Martin Kidston

(Missoula Current) A protest petition submitted hours before a final decision was planned regarding the rezone of a property off Russell Street nearly prompted the City Council on Monday night to send the request back to committee.

But in the end the council voted against it, which forced a final vote to approve or deny the rezone. Approval passed 8-1, well beyond the super-majority needed to overcome the neighborhood's petition of protest.

“In front of us is a rezone request,” said council member Stacie Anderson. “The sooner they get those (homes) built, the sooner families can move into those places. The growth policy and downtown master plan looked at this place for more density.”

Idaho Street Holdings LLC sought to rezone a 29,000 square-foot property at Inez and Idaho streets from residential to community business. Under state law, City Council can only approve or deny a rezone request. It cannot place any conditions upon it.

As approved, the zoning change shrinks the amount of square feet needed to support a dwelling unit. Current zoning requires 20,000 square feet per unit and, given the size of the lot, only one unit could be constructed.

But the approved change will allow one unit per 1,000 square feet for a total of 29 dwelling units. However, the developer plans no more than 16 units.

“This is a valid place to rezone,” said Dan Cederberg, a member of the development team. “It was recommended by staff. It was unanimously recommended by the planning board. It meets the growth policy and master plan, and it allows for 15 to 16 units to be added to the inventory of Missoula's housing. We think we've done everything correctly.”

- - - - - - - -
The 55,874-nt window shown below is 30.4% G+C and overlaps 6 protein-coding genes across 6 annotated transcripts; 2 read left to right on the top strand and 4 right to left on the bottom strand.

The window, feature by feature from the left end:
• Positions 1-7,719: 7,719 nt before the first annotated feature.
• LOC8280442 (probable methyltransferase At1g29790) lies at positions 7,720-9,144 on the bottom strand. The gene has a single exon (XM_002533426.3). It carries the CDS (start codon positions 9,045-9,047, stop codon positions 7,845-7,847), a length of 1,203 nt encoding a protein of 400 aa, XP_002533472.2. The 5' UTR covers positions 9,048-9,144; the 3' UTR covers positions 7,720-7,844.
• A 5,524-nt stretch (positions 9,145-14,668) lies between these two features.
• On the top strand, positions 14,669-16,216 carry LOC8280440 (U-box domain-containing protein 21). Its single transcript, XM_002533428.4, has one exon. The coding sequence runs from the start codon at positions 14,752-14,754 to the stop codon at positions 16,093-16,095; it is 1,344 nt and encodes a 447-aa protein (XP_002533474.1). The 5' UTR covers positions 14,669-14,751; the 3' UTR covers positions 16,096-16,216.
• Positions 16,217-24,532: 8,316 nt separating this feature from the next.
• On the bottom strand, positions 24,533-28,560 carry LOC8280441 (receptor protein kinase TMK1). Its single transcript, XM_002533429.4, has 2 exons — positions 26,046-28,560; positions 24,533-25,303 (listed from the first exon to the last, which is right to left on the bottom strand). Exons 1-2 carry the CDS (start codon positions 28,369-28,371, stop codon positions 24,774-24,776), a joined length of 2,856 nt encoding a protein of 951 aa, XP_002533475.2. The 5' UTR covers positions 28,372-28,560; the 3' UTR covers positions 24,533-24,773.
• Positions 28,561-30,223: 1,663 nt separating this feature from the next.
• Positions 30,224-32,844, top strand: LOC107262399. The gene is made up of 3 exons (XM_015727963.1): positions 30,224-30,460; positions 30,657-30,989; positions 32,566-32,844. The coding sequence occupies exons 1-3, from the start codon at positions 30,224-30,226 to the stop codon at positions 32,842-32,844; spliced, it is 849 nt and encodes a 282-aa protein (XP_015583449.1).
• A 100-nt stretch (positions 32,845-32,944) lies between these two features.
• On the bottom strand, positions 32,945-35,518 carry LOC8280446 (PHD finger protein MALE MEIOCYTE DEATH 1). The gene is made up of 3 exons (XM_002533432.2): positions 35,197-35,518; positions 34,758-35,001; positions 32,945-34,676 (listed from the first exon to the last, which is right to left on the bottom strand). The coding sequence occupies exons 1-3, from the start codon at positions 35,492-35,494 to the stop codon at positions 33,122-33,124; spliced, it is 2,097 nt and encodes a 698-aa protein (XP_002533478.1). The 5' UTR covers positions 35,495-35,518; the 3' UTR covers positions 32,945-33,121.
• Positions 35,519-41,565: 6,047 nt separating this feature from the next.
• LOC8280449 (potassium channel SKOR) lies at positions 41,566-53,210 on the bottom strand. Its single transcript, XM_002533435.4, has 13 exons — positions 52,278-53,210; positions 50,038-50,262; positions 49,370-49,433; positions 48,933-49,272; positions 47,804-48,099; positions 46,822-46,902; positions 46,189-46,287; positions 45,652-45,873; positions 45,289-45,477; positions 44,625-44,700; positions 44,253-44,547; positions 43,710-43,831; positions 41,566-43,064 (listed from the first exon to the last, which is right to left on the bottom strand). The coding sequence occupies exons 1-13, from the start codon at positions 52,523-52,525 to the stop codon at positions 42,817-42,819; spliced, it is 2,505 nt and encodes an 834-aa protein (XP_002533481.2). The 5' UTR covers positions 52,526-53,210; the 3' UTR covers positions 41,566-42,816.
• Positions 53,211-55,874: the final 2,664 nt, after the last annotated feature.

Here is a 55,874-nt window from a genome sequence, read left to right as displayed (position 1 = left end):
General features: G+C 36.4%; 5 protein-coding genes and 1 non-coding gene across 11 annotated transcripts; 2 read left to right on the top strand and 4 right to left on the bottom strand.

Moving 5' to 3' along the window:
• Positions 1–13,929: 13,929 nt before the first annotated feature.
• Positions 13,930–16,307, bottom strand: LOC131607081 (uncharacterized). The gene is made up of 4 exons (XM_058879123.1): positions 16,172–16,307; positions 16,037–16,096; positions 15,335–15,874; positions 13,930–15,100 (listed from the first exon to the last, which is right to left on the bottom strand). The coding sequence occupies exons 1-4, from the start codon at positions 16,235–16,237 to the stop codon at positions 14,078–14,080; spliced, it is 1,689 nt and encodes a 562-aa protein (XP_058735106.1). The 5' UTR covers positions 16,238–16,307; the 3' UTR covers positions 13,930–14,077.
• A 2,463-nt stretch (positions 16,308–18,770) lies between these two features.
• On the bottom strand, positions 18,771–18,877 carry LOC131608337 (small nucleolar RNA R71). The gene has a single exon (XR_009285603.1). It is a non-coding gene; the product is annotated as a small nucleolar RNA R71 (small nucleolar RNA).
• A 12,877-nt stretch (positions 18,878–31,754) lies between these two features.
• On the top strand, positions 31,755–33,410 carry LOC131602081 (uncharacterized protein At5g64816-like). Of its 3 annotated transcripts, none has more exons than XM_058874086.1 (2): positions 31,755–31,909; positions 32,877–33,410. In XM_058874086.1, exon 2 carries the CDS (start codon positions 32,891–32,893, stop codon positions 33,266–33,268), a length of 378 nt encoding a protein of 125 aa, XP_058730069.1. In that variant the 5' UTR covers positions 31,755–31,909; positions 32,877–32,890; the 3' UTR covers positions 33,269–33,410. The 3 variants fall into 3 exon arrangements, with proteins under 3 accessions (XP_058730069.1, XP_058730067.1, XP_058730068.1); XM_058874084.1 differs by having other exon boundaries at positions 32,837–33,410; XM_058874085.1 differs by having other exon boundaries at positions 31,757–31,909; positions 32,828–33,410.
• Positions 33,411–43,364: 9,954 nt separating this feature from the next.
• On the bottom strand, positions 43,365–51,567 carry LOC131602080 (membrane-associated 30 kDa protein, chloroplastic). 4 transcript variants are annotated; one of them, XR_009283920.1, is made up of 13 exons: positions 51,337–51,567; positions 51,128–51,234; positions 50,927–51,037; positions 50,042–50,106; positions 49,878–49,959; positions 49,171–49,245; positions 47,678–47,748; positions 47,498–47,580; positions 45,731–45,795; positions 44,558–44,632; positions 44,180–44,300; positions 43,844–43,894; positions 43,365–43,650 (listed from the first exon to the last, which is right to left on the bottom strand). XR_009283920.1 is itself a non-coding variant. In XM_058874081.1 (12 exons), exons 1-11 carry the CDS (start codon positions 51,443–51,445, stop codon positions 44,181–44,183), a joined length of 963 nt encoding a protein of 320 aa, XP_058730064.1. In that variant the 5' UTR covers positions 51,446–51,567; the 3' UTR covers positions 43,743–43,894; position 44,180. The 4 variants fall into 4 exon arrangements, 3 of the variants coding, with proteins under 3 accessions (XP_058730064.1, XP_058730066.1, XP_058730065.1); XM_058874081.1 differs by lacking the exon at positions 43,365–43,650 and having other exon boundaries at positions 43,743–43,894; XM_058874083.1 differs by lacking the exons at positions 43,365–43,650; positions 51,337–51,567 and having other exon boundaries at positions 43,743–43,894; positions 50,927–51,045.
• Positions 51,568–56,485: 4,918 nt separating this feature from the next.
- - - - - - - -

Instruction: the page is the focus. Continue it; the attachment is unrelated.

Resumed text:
Neighbors expressed concern over the increase in density. Doug Davis, a resident who opposed the zoning change, accused the city of spot zoning and called it “zoning creep” into an established neighborhood.

“What we're requesting is that you vote this down or send it back to committee to do proper planning of our neighborhood,” said Davis. “This is (zoning) one parcel at a time. I believe you have a legal and moral obligation to reject this.”

The City Attorney's Office disputed the term spot zoning, suggesting that every zoning change could be deemed as such. City staff noted that the zoning change and planned project meets the goals of the growth policy.

The property also sits within the boundaries of the Downtown Master Plan, supporters said. A number of other city plans call for increased density at the location as well.

“This is an area that's right for more dense building,” said Anderson. “You can see there's more density immediately around this particular parcel.”

The debate punctuates the friction between the need for housing in Missoula and a neighborhood's opposition to sudden changes in zoning. The city is working toward code reform in an effort to bring its growth policy in line with zoning to avoid such contentious debates.

But the result of that work may be years away. Council member Gwen Jones sought to send the decision back to committee to give the city time to validate the legitimacy of the petition. But in the end the petition was deemed valid, forcing a vote on the issue, which required a super-majority to pass.

“What's before us is a rezone, and it's no different than anything we've had in the past,” said council member Mirtha Becerra.

The development will consist of duplexes similar in size to the existing single-family homes around it. The project will have one four-bedroom unit, eight three-bedroom units and six two-bedroom units.

The units will range in size from 1,000-1,400 square feet and the developers plan to market them at around $400,000 - below the median price of housing in Missoula.

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